THE POWER OF MUSIC – Atlantic International University

THE POWER OF MUSIC – Atlantic International University

THE POWER OF MUSIC – Atlantic International University

Music is vocal or instrumental sound (or both) blended in such a way as to achieve beauty of form, harmony, and expression of emotion, according to the Oxford dictionary.

Music expresses feeling and thought, without language; it was below and before speech, and it is above and beyond all words.”- Robert G. Ingersoll

Music is an explosive expression of humanity. It is something we are all touched by. No matter what culture we’re from, everyone loves music.” – American musician, Billy Joel

Indeed, music transcends language, is older than culture and tradition, and has an impact on everyone in different ways at different times. There is music for every occasion, from celebration to mourning, to play at the Church, the Mosque, the school, the office, and the clubs, the hospital, and just about everywhere! Music is liked by anyone, from newborn babies to the elderly. It could be Jazz, Reggae, Rock, Pop, Blues, country music, classical, soul music, gospel music, traditional music, or any other genre of music.

The humming of a mother to her wailing infant is music to the baby’s ears, and it has the potential to calm the baby. That is how powerful music is.

Music is as old as humanity, and each culture has its own explanation for how music came to be. From the instruments used to the sounds, rhythm, and melody, music is simply beautiful!

Music connects to our emotions and has an impact on both our brains and bodies, making it extremely powerful!

Several studies have been conducted to determine how music can enhance our mental health. According to one study, listening to music boosts the amount of dopamine produced in the brain, which is a mood-enhancing chemical, making music a feasible depression treatment.

The following are some other health effects that make music so powerful:

  • Helps recovery from brain injuries and seizures – a study of patients with stroke revealed that those who listened to music recovered faster and had better verbal and memory attention. This study was conducted at the University of Helsinki in Finland. It was also revealed that epileptic patients who listen to music more frequently have fewer seizures. This is due to the fact that stress is a primary cause of seizures in epileptic patients, and music relieves stress.
  • Music has been shown to stimulate the release of opioids in the brain, which can aid with pain and anxiety. Opioids are the body’s natural pain reliever.
  • Music can help you relax — Are you stressed out? Get a hold of your favorite songs, listen to them, and experience the effect. This is great for both kids and adults. When music or a song is played for a crying baby who is unable to communicate his or her feelings, the baby will become calm.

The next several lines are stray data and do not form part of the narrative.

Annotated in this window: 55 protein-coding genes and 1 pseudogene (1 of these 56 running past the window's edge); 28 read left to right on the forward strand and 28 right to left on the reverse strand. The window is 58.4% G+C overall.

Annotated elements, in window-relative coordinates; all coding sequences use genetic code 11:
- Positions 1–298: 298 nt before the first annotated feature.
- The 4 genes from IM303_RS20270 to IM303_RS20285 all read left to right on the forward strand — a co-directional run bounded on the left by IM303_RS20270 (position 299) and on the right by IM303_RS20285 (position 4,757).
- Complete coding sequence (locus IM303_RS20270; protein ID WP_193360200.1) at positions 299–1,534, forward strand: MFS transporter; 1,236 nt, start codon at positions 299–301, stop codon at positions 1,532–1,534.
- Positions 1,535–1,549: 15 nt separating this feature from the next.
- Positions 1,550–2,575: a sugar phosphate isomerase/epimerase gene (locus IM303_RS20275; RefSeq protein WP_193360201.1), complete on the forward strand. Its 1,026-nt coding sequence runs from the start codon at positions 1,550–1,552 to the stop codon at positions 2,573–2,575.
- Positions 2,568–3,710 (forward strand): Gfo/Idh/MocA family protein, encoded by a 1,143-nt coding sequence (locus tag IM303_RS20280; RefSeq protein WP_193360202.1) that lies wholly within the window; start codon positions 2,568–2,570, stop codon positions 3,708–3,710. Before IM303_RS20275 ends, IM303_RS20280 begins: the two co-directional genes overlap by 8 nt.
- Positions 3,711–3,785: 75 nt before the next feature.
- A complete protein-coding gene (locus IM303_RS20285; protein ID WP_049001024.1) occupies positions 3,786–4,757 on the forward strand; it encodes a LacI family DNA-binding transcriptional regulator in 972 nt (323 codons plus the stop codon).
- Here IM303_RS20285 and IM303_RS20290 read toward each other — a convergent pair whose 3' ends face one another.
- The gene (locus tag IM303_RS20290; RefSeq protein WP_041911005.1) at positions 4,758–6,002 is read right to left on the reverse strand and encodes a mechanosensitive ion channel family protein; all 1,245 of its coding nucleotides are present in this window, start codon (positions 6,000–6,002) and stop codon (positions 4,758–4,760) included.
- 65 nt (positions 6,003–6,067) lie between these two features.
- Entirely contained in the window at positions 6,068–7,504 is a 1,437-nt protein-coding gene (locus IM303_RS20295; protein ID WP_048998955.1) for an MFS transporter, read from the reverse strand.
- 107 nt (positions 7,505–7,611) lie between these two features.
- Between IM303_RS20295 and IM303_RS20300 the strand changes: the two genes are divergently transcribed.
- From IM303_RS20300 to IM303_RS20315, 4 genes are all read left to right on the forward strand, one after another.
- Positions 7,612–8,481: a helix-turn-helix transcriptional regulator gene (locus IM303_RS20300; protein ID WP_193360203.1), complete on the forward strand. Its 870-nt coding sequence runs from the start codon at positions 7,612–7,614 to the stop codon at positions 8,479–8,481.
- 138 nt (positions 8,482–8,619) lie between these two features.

• Assists learning—the nursery rhyme is a wonderful example for kindergarten students. The majority of children prefer to learn through songs and music. The same is applicable for adults; learning through music is simpler to retain. Listening and singing is usually the most effective method of learning.
  • Improved Exercise Activities – Have you ever visited a gym? Without music, there can be no workout. Try completing some exercises without music and then compare it to a scenario where music is performed; you’ll notice a significant difference. Slow music and musical pauses, according to researchers, are linked to a lower heart rate, breathing, and blood pressure, while faster music is linked to higher levels of these parameters.
  • Memory – Have you ever heard a song that instantly transports you to a specific moment, event, or period in your life? Perhaps the song was performed at your wedding reception, at your child’s dedication, at your grandfather’s funeral, and so on. Some music has been utilized for many occasions in various cultures, including burial songs, religious songs, etcetera. Some songs are even referred to as “Oldies” because they were popular in the 1970s.
  • Music has a significant impact on society and society changes which promotes a sense of unity. The national anthem is a great example; no country in the world does not have one. Another example is the school anthem. There are also songs dedicated to births, deaths, and anniversaries.

There are countless additional health benefits to music that are not mentioned in this article. Music is truly magical! It’s no surprise that there has been a lot of talk about incorporating music therapy into the health care system. More research is being conducted to justify the need for music therapy in the health sector.

In what other ways has music helped you, and do you agree with the idea of incorporating music therapy into our healthcare system?

“Music can lift us out of depression or move us to tears – it is a remedy, a tonic, orange juice for the ear. But for many of my neurological patients, music is even more – it can provide access, even when no medication can, to movement, to speech, to life. For them, music is not a luxury, but a necessity.”

Oliver Sacks, best-selling author and professor of neurology at NYU School Of Medicine


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